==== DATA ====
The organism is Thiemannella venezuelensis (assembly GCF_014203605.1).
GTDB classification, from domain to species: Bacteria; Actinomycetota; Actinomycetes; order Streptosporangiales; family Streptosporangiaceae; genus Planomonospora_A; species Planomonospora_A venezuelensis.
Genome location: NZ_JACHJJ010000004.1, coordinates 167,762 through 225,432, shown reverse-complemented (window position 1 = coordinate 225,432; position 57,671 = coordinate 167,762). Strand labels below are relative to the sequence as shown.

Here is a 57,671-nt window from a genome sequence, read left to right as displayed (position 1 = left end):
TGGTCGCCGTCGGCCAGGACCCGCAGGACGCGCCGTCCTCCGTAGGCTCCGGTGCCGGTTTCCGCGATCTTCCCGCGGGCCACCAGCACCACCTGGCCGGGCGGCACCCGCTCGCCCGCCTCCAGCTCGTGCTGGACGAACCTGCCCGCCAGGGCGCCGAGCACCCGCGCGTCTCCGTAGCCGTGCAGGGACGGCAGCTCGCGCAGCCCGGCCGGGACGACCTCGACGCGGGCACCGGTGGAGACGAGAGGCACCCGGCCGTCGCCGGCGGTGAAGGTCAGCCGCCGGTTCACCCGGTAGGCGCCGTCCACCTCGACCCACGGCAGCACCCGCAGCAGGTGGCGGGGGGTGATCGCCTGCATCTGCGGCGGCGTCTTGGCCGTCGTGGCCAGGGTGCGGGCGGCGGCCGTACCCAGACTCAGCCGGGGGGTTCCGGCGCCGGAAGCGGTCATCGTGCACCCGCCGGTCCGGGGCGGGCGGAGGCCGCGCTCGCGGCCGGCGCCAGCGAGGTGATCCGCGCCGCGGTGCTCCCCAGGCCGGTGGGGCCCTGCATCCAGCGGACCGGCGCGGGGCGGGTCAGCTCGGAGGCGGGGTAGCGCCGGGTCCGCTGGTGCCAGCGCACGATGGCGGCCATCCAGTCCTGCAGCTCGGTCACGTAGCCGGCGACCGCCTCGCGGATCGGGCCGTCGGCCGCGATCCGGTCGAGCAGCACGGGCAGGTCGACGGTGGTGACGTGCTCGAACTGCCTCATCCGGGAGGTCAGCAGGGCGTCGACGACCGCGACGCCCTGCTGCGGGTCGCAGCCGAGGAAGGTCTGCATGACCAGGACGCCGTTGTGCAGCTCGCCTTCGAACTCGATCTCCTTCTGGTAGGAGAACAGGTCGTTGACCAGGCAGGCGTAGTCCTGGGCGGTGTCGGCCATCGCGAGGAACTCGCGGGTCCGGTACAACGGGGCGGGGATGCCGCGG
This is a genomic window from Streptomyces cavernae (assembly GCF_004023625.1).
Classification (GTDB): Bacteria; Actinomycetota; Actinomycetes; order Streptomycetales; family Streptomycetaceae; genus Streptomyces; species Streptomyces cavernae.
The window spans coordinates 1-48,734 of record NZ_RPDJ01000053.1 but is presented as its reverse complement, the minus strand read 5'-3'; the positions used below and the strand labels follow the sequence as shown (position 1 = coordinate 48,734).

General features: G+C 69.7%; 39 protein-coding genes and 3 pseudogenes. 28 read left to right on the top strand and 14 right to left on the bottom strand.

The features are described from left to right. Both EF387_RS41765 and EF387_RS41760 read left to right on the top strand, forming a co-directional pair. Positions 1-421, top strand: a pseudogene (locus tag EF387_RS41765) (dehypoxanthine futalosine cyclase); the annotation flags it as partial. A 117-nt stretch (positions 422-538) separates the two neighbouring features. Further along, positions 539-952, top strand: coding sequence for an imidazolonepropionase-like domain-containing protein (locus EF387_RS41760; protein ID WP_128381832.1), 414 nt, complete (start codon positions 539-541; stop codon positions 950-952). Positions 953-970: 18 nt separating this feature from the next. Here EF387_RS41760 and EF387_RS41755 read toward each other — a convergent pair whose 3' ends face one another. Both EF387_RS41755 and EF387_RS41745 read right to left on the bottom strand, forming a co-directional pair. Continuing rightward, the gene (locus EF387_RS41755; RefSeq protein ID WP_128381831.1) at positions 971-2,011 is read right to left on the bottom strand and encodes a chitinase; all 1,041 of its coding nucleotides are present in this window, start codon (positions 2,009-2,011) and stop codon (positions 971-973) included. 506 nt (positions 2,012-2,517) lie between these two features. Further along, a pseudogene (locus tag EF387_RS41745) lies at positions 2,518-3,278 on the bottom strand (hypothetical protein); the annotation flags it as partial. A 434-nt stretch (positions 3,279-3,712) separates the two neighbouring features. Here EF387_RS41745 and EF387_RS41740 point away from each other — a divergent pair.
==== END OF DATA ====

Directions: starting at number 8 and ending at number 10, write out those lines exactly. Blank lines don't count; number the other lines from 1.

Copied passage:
The window spans coordinates 1-48,734 of record NZ_RPDJ01000053.1 but is presented as its reverse complement, the minus strand read 5'-3'; the positions used below and the strand labels follow the sequence as shown (position 1 = coordinate 48,734).

General features: G+C 69.7%; 39 protein-coding genes and 3 pseudogenes. 28 read left to right on the top strand and 14 right to left on the bottom strand.

The features are described from left to right. Both EF387_RS41765 and EF387_RS41760 read left to right on the top strand, forming a co-directional pair. Positions 1-421, top strand: a pseudogene (locus tag EF387_RS41765) (dehypoxanthine futalosine cyclase); the annotation flags it as partial. A 117-nt stretch (positions 422-538) separates the two neighbouring features. Further along, positions 539-952, top strand: coding sequence for an imidazolonepropionase-like domain-containing protein (locus EF387_RS41760; protein ID WP_128381832.1), 414 nt, complete (start codon positions 539-541; stop codon positions 950-952). Positions 953-970: 18 nt separating this feature from the next. Here EF387_RS41760 and EF387_RS41755 read toward each other — a convergent pair whose 3' ends face one another. Both EF387_RS41755 and EF387_RS41745 read right to left on the bottom strand, forming a co-directional pair. Continuing rightward, the gene (locus EF387_RS41755; RefSeq protein ID WP_128381831.1) at positions 971-2,011 is read right to left on the bottom strand and encodes a chitinase; all 1,041 of its coding nucleotides are present in this window, start codon (positions 2,009-2,011) and stop codon (positions 971-973) included. 506 nt (positions 2,012-2,517) lie between these two features. Further along, a pseudogene (locus tag EF387_RS41745) lies at positions 2,518-3,278 on the bottom strand (hypothetical protein); the annotation flags it as partial. A 434-nt stretch (positions 3,279-3,712) separates the two neighbouring features. Here EF387_RS41745 and EF387_RS41740 point away from each other — a divergent pair.